Warwick man's epic aid mission to PNG
MARK Wallis might have a touch of dengue fever but he's also got a lifetime of memories and sense of pride for having chipped in when others needed it most.
Mr Wallis just returned from a two-week trip to Papua New Guinea, where he volunteered and assisted with a massive food distribution project.
Australia's northern neighbour has been in the grips of a devastating drought and Mr Wallis said it's not something you'd expect to find in a tropical country.
"It's still green but once you get on the ground you can see how dry it really is," he said.
"The average rainfall is right down so the gardens and crops are failing.
"These crops are used to a lot of rain and they're just not growing properly, spoiling and rotting before they can be consumed.
"Pests have also been a massive issue; rats, pigs and deer are raiding the gardens due to their own food supplies being diminished.
"The diet of these remote communities is reliant on these crops, so when they fail there is a very serious problem."
Despite reports that the drought has now broken, it will still be six months before gardens and crops become productive.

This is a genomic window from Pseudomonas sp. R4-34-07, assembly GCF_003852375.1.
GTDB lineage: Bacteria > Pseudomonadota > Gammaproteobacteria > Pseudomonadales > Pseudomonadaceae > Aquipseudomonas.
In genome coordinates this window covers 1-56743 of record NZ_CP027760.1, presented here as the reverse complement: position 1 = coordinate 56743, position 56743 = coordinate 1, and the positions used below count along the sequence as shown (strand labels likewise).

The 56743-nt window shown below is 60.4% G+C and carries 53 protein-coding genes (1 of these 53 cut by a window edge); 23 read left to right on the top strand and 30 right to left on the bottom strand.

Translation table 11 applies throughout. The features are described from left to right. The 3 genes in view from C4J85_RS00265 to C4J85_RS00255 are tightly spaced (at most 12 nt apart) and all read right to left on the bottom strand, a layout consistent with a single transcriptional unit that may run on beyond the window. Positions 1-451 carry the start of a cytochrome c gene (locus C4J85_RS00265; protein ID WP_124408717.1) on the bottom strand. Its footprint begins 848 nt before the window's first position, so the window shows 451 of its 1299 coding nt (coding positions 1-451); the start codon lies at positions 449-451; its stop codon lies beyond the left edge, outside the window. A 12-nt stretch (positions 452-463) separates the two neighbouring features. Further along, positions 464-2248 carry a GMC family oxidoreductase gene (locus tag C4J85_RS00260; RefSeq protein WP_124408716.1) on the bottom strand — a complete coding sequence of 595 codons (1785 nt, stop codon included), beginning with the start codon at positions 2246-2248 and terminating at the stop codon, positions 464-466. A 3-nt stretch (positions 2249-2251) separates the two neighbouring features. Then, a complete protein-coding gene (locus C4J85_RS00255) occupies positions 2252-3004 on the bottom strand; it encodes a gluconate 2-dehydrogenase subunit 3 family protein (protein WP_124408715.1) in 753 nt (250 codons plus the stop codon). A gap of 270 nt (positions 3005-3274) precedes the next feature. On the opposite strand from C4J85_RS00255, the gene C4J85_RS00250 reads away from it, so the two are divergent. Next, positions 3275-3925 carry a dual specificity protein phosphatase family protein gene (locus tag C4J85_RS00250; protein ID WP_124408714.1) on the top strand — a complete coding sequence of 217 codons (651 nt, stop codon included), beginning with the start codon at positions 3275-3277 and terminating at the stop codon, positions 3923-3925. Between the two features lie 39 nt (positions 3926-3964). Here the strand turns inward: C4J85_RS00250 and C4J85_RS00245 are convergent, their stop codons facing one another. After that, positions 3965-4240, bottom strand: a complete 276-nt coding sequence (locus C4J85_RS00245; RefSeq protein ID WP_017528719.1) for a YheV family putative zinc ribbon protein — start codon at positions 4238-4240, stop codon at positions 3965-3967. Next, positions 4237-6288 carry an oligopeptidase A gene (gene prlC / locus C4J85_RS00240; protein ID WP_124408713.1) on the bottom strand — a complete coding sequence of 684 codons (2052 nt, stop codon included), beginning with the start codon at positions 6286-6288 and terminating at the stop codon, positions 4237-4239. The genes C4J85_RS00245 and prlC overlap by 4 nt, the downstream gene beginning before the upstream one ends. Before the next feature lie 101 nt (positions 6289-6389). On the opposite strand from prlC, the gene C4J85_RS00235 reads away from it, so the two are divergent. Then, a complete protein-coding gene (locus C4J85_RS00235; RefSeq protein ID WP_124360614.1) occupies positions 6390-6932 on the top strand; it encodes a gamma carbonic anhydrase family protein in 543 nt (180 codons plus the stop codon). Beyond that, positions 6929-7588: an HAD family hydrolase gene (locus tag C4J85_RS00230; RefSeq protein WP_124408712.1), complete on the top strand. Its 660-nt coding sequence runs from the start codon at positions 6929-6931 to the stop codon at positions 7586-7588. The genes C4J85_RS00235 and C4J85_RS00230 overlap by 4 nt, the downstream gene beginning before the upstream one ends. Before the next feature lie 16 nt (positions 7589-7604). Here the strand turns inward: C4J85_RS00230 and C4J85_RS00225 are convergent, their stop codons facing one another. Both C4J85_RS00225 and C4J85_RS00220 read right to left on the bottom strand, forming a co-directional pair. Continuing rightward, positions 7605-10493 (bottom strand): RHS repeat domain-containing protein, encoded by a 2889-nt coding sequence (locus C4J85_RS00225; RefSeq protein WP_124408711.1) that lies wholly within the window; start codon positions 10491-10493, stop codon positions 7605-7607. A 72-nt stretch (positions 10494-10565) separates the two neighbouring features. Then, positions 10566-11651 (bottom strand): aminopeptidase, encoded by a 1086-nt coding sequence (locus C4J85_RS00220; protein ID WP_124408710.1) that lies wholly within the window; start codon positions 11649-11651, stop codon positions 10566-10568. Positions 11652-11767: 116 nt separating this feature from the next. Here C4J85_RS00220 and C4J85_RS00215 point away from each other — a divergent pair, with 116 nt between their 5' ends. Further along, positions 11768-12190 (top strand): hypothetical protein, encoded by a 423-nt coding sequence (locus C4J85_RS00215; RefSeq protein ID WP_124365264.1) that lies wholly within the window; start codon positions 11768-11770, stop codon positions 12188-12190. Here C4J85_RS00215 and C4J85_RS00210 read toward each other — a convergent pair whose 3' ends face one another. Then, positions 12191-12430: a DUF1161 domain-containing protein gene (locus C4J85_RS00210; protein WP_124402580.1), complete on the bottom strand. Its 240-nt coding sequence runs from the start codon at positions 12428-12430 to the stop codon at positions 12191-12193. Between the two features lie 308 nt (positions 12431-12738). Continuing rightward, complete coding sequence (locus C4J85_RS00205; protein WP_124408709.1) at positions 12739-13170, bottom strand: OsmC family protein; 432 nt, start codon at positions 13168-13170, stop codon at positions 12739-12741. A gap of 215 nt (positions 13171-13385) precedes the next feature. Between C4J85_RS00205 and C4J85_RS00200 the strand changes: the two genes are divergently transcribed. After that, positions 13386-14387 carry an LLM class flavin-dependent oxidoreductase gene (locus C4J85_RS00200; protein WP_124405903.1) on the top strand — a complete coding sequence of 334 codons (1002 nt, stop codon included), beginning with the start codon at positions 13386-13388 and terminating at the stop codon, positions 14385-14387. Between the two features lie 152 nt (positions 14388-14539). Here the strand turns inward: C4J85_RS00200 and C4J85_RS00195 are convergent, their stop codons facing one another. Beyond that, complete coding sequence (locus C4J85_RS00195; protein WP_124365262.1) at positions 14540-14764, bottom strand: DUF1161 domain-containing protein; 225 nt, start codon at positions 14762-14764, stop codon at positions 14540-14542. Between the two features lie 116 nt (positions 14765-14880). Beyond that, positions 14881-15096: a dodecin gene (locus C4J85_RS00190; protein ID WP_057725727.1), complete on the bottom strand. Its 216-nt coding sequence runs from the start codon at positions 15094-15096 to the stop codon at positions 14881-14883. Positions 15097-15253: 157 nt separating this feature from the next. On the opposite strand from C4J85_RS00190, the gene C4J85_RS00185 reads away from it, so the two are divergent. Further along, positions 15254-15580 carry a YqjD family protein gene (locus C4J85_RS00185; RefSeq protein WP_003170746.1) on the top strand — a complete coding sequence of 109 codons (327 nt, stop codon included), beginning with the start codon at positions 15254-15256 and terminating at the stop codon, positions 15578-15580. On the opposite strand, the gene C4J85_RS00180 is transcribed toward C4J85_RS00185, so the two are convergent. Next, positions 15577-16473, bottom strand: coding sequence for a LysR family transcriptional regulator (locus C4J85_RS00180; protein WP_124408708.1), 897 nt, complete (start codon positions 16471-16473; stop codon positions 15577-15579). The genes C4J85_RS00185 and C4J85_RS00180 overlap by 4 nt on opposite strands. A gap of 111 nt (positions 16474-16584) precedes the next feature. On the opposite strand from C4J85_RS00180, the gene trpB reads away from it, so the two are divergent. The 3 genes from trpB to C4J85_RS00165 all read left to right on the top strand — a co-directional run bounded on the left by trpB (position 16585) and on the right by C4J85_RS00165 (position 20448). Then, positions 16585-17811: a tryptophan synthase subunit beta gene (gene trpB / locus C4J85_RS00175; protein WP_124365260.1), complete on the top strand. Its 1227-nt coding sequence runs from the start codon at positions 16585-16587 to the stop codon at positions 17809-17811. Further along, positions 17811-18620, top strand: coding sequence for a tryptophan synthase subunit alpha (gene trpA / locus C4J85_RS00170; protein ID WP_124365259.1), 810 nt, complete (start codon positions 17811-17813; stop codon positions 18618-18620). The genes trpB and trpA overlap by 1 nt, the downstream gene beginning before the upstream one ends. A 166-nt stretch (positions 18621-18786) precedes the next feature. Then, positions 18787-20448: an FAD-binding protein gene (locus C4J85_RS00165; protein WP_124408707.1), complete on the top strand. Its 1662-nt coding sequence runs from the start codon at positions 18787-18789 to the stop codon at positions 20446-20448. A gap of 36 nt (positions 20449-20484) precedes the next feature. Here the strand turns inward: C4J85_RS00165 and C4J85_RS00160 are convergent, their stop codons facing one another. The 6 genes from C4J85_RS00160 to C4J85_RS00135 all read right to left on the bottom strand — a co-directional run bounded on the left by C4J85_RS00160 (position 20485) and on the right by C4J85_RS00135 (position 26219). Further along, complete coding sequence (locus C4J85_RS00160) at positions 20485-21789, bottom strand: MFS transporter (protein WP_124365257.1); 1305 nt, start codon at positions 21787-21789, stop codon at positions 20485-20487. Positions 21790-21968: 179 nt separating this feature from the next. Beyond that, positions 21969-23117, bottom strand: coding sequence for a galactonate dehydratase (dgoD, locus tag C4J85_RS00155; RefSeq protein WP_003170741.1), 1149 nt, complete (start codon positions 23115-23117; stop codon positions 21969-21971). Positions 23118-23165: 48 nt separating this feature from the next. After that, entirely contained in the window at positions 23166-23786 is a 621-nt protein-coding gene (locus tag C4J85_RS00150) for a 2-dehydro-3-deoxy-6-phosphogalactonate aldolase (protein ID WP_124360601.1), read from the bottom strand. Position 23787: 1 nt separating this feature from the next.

Mr Wallis said there was one particular village that would run out of drinking water completely if there was no rain for three days.
"The children in most of the villages I went to were severely malnourished and death rates were a lot higher than usual,"he said.
"Most cases involved young men, as they are the ones who do most of the work in the gardens.
"These aren't your average gardens, they are large cleared areas in the forest where all of the food for the village is grown.
"These young men have to get to the gardens, which can be quite some distance from the village, say an hours walk, and then they have to do all of the physical labour required to farm the crops.
"I heard reports that men are dying in the field and on the side of the roads. They simply don't have the energy and the strength due to the lack of food. They are running on empty."
Mr Wallis' connection with Papua New Guinea began in 1968 when his biological grandparents, Tom and Salome Hoey, who originally had a farm near Allora, went there to establish a mission with the previously uncontacted and at that stage, cannibalistic Biami tribe in the Western Province.